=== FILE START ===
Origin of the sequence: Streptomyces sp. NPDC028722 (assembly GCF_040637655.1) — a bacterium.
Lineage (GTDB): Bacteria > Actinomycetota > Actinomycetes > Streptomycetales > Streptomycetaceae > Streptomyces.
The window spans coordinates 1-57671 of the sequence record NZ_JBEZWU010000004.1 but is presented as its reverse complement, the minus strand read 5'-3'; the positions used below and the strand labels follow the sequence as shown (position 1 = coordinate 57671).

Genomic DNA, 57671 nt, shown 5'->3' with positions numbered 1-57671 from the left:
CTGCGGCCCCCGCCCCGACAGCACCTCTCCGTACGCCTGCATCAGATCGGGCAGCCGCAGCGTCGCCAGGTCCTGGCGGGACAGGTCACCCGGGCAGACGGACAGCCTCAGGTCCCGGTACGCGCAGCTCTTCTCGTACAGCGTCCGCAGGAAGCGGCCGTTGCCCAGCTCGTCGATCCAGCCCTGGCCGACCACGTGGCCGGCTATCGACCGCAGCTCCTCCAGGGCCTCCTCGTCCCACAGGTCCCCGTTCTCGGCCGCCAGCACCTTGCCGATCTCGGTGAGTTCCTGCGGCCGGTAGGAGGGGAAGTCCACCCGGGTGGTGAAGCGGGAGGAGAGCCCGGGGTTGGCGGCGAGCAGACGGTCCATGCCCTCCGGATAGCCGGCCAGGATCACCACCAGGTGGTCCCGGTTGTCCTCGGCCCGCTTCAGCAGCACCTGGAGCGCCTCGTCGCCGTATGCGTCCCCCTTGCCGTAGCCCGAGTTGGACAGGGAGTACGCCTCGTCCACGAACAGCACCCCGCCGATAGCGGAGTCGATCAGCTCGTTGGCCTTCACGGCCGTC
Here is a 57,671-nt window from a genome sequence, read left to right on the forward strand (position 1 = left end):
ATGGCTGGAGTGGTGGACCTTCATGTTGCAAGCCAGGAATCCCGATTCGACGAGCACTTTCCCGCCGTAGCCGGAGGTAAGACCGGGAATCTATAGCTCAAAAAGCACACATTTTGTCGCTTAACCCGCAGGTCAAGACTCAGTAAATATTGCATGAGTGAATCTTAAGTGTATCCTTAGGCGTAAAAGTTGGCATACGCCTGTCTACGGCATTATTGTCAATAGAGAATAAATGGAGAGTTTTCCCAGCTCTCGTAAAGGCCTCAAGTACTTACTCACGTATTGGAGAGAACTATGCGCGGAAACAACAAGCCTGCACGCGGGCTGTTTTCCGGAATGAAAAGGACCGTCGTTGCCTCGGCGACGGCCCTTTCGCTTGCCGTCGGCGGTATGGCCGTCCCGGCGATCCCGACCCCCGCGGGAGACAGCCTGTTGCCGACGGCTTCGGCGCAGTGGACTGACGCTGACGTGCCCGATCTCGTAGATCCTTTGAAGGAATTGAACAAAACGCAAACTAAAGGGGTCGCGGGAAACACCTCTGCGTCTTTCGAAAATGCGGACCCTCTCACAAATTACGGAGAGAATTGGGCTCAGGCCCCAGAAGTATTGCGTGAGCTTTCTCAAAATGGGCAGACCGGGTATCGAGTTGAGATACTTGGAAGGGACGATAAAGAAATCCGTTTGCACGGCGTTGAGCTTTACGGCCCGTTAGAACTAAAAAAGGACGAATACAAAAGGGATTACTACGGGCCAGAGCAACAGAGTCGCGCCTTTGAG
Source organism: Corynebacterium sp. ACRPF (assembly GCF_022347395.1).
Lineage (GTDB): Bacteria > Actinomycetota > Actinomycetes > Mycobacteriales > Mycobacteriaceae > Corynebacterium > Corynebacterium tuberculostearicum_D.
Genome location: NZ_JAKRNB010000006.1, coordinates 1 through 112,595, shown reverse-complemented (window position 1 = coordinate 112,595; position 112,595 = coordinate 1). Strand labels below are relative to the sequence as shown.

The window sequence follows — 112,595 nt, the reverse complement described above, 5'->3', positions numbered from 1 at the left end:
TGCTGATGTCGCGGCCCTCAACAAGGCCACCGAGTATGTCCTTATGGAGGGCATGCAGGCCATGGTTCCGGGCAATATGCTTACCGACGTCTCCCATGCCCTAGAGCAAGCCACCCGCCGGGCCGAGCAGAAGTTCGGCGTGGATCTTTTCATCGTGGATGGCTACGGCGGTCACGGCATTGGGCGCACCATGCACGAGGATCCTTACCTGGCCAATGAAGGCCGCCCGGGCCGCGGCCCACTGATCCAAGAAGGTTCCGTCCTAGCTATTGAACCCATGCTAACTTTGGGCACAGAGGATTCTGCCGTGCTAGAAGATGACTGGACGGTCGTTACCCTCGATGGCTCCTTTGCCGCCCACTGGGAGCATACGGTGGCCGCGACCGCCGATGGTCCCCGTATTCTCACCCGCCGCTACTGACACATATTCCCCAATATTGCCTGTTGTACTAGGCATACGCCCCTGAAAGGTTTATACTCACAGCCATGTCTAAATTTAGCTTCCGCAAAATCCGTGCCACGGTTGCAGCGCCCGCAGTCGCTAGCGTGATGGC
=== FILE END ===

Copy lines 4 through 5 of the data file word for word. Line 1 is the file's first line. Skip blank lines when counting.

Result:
Genomic DNA, 57671 nt, shown 5'->3' with positions numbered 1-57671 from the left:
CTGCGGCCCCCGCCCCGACAGCACCTCTCCGTACGCCTGCATCAGATCGGGCAGCCGCAGCGTCGCCAGGTCCTGGCGGGACAGGTCACCCGGGCAGACGGACAGCCTCAGGTCCCGGTACGCGCAGCTCTTCTCGTACAGCGTCCGCAGGAAGCGGCCGTTGCCCAGCTCGTCGATCCAGCCCTGGCCGACCACGTGGCCGGCTATCGACCGCAGCTCCTCCAGGGCCTCCTCGTCCCACAGGTCCCCGTTCTCGGCCGCCAGCACCTTGCCGATCTCGGTGAGTTCCTGCGGCCGGTAGGAGGGGAAGTCCACCCGGGTGGTGAAGCGGGAGGAGAGCCCGGGGTTGGCGGCGAGCAGACGGTCCATGCCCTCCGGATAGCCGGCCAGGATCACCACCAGGTGGTCCCGGTTGTCCTCGGCCCGCTTCAGCAGCACCTGGAGCGCCTCGTCGCCGTATGCGTCCCCCTTGCCGTAGCCCGAGTTGGACAGGGAGTACGCCTCGTCCACGAACAGCACCCCGCCGATAGCGGAGTCGATCAGCTCGTTGGCCTTCACGGCCGTC